If you are looking for a new home — whether it is a single-family dwelling, a townhouse, an apartment, or a condo — you fall into the almost record-breaking demographic of individuals who relocated or planned to relocate within the past year, according to Pew Research Center. If you do choose to buy a home, be sure to check your credit score and get your paperwork and finances in order before you find a real estate agent to find your dream home. By doing this, you’ll better understand what you can afford.

Though you may know you want a home with three bedrooms, central air conditioning, or an in-ground pool, be sure to include the many other factors that determine a home’s livability in your calculations. Below are six for your consideration.

  1. The Home’s Amenities and Layout

The most obvious factors to include on your list of wants and needs can include the amenities, the physical structure of the house, as well as its layout. Do you need a bedroom for each of your children? Perhaps you want a first-floor master bedroom or the ability to turn a spare room into a home office. Those who enjoy cooking may opt for a larger kitchen or a DripDry cabinet dish rack. A high-quality drip-dry rack can offer an easy installment experience, eliminate clutter on the countertops, and save space in the kitchen overall.


  1. The Home’s Proximity to Desired Locations

Consider whether the home’s location is vastly different from your previous residences before you commit. If you’re moving from the city to the country, you may not be able to walk anywhere. On the other hand, moving to a more densely populated location can cut down on gas prices and expose your family to more activities.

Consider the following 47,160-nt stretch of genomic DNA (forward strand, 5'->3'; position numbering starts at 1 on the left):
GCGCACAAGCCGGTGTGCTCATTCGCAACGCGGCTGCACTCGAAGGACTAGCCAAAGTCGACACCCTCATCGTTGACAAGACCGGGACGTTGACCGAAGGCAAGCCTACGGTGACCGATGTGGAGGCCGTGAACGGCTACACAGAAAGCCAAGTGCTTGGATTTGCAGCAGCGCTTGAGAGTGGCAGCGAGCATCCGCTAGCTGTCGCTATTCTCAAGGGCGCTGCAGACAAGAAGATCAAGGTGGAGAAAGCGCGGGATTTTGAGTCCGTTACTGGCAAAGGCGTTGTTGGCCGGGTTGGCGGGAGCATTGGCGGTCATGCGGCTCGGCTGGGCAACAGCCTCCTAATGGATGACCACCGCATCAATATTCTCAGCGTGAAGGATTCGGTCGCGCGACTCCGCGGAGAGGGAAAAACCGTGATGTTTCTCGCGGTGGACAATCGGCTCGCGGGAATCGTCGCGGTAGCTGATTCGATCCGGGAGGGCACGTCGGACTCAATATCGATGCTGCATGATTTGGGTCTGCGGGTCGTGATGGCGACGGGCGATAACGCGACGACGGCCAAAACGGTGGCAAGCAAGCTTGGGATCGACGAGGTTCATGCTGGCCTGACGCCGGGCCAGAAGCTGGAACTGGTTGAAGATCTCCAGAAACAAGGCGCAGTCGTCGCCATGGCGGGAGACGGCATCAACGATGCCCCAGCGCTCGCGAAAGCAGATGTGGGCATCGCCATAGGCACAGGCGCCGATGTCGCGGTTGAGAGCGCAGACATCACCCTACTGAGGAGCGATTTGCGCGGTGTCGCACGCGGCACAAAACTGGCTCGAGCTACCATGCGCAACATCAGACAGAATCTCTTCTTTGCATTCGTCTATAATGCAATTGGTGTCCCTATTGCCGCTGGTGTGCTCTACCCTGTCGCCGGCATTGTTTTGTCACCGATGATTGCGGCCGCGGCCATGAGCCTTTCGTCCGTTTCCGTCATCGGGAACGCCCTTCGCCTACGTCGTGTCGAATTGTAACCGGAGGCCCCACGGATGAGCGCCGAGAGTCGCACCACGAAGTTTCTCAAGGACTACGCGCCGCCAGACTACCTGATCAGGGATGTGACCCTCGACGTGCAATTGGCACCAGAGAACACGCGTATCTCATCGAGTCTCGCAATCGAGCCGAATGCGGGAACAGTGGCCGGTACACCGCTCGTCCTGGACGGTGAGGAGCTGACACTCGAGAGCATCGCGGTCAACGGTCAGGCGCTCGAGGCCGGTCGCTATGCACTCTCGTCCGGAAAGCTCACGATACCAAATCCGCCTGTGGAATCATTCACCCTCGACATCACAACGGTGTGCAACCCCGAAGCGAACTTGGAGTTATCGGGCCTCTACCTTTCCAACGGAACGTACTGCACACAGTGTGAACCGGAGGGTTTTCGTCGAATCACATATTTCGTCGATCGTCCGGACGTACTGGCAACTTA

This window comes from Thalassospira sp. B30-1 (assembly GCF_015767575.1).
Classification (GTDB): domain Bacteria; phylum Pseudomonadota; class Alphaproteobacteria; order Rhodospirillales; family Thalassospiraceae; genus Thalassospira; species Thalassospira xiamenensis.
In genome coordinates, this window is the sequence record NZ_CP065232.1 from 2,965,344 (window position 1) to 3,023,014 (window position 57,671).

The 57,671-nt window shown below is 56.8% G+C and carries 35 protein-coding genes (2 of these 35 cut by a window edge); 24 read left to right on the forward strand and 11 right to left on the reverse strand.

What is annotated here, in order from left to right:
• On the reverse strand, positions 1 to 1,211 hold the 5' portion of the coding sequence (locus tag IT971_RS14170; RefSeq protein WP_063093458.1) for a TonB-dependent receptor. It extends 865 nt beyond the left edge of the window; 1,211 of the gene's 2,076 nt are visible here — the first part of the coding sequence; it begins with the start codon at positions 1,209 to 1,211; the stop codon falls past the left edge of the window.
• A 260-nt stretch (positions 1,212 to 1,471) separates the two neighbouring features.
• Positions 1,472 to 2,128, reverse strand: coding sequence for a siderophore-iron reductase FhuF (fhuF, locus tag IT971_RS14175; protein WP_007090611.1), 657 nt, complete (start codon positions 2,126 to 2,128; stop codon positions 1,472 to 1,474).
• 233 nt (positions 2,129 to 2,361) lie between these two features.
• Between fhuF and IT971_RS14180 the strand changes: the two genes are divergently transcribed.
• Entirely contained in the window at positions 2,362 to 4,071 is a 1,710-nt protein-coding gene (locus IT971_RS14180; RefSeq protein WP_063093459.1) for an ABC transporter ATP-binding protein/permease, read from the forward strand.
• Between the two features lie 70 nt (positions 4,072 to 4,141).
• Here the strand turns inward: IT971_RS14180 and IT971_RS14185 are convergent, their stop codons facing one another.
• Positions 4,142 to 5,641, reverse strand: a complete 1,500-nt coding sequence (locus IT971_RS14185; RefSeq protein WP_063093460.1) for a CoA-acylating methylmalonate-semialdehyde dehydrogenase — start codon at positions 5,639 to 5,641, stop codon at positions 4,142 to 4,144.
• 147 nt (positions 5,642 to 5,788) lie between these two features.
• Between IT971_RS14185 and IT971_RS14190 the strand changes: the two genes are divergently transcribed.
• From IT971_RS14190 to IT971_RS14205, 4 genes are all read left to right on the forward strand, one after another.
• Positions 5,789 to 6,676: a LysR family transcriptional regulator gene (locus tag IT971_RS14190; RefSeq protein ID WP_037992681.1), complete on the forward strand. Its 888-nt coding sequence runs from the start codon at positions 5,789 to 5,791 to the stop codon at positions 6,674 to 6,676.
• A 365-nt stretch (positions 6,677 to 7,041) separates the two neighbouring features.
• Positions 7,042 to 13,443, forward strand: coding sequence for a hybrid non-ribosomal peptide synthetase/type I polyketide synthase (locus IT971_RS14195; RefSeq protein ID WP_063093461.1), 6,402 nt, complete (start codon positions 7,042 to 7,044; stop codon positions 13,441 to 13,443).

1. The Home’s Appearance

If you notice chipping paint, splitting wood, or a roof that needs to be replaced, factor these costs into your negotiations as you will likely have to fix these issues yourself if the seller does not. Consider whether it would be a better idea to buy a fixer-upper with potential over a newer home with no cosmetic issues.

  1. The Home’s Resale Value

A three-bedroom home in the suburbs near a great school is sure to re-sell at a great price. A cottage in the forest that’s miles away from town with unusual architecture or odd decorations may not be as quick of a resale. Think about these things as you plan your family’s future in the home.

  1. The Home’s Safety

If you plan to rent an apartment on the fourth floor, is there an elevator, or will you be carrying groceries up flights of stairs? Would you be comfortable letting your kids walk to a friends’ house? Such questions should be in mind when evaluating your potential home’s safety.

  1. The Rest of the Property

If you are an avid gardener, you probably won’t want to buy a house without a yard. If you have a physical disability or you do not have time to care for a lawn, consider whether you have the means to hire another person to do it for you or think about choosing a home with less green space.

Buying or renting one new home over another is a very personal decision but taking these six factors into account can help steer you in the right direction. Consider the home’s appearance, floor plan, safety, and how you will care for it in the future to come up with your own system of rating its livability.

Charlotte Meier’s mission is shared through Home Safety Hub: to help people live safely in their homes


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